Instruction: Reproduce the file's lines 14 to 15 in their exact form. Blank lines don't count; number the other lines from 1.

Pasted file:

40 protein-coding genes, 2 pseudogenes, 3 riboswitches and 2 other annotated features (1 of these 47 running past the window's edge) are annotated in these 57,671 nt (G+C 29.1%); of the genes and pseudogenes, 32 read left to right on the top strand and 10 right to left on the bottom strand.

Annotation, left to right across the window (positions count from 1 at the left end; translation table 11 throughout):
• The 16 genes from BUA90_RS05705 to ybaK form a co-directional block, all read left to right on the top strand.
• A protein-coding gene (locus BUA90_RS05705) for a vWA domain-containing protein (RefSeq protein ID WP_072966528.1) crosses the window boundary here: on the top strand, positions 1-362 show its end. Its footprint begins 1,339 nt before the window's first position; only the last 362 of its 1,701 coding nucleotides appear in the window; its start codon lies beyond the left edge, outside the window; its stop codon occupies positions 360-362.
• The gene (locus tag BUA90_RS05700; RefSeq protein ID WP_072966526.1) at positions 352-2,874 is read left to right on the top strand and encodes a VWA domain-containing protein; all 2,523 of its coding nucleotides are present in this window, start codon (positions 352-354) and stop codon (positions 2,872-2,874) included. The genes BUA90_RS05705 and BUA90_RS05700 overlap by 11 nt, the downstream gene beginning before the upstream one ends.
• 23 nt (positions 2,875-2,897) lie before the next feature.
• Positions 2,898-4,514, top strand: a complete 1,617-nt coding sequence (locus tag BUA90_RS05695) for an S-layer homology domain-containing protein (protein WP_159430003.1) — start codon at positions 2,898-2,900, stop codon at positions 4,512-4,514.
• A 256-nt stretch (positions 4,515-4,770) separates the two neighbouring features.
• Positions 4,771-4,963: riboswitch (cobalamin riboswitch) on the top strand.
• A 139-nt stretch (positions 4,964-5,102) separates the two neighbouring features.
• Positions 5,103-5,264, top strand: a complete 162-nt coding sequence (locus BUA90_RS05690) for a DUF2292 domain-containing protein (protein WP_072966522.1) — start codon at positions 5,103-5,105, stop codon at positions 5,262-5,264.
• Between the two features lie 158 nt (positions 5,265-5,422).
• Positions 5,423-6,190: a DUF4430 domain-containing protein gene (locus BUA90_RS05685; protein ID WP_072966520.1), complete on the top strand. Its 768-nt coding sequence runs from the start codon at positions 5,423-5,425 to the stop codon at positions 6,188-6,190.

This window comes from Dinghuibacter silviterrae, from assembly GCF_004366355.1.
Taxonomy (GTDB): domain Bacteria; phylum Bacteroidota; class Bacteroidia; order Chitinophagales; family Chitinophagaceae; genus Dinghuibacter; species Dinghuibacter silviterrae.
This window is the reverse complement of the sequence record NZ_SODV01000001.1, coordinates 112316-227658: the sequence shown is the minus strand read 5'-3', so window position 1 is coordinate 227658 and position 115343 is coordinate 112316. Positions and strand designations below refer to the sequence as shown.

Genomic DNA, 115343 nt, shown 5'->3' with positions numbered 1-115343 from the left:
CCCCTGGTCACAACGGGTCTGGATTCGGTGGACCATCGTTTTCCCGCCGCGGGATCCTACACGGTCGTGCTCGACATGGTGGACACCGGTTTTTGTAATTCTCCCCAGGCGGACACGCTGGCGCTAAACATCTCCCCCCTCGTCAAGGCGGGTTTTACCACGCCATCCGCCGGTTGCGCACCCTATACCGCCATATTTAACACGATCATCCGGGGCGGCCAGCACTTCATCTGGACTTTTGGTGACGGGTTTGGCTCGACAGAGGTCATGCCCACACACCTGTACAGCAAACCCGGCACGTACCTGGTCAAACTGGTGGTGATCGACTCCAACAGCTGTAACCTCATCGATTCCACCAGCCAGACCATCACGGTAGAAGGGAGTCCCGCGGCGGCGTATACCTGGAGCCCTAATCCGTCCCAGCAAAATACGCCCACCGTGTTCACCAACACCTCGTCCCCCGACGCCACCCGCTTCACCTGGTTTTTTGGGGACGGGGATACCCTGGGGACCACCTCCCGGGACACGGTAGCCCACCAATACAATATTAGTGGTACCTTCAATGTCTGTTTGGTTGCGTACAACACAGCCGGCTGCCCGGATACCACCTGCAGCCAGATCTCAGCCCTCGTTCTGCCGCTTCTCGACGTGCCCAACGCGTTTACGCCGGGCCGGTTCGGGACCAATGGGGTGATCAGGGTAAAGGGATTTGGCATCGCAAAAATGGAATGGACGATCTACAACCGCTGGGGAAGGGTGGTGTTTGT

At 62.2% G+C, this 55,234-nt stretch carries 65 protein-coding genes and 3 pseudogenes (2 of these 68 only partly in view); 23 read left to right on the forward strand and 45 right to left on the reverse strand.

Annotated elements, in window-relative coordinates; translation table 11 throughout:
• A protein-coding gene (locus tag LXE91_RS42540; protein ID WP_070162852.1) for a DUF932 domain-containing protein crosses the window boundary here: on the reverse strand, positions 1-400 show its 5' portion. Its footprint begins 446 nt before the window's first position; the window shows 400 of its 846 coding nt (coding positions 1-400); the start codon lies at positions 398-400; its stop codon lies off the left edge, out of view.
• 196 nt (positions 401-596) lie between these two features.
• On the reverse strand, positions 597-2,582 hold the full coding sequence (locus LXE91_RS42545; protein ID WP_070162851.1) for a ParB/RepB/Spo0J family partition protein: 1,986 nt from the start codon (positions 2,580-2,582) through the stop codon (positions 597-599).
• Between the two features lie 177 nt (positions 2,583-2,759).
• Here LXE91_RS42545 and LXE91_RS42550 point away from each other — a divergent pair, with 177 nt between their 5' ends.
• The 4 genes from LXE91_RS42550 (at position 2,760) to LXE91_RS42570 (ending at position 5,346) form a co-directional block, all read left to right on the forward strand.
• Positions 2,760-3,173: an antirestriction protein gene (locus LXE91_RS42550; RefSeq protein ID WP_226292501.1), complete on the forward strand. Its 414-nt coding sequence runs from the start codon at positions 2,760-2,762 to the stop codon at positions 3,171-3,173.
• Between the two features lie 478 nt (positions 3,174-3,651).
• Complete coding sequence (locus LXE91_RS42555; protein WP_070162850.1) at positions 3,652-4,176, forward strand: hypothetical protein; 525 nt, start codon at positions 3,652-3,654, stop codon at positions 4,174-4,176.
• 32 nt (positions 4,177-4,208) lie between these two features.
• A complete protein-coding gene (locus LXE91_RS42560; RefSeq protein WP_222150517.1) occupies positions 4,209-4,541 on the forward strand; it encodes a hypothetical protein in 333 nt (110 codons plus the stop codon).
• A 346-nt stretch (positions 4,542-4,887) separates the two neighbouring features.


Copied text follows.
This window comes from Dinghuibacter silviterrae, from assembly GCF_004366355.1.
Taxonomy (GTDB): domain Bacteria; phylum Bacteroidota; class Bacteroidia; order Chitinophagales; family Chitinophagaceae; genus Dinghuibacter; species Dinghuibacter silviterrae.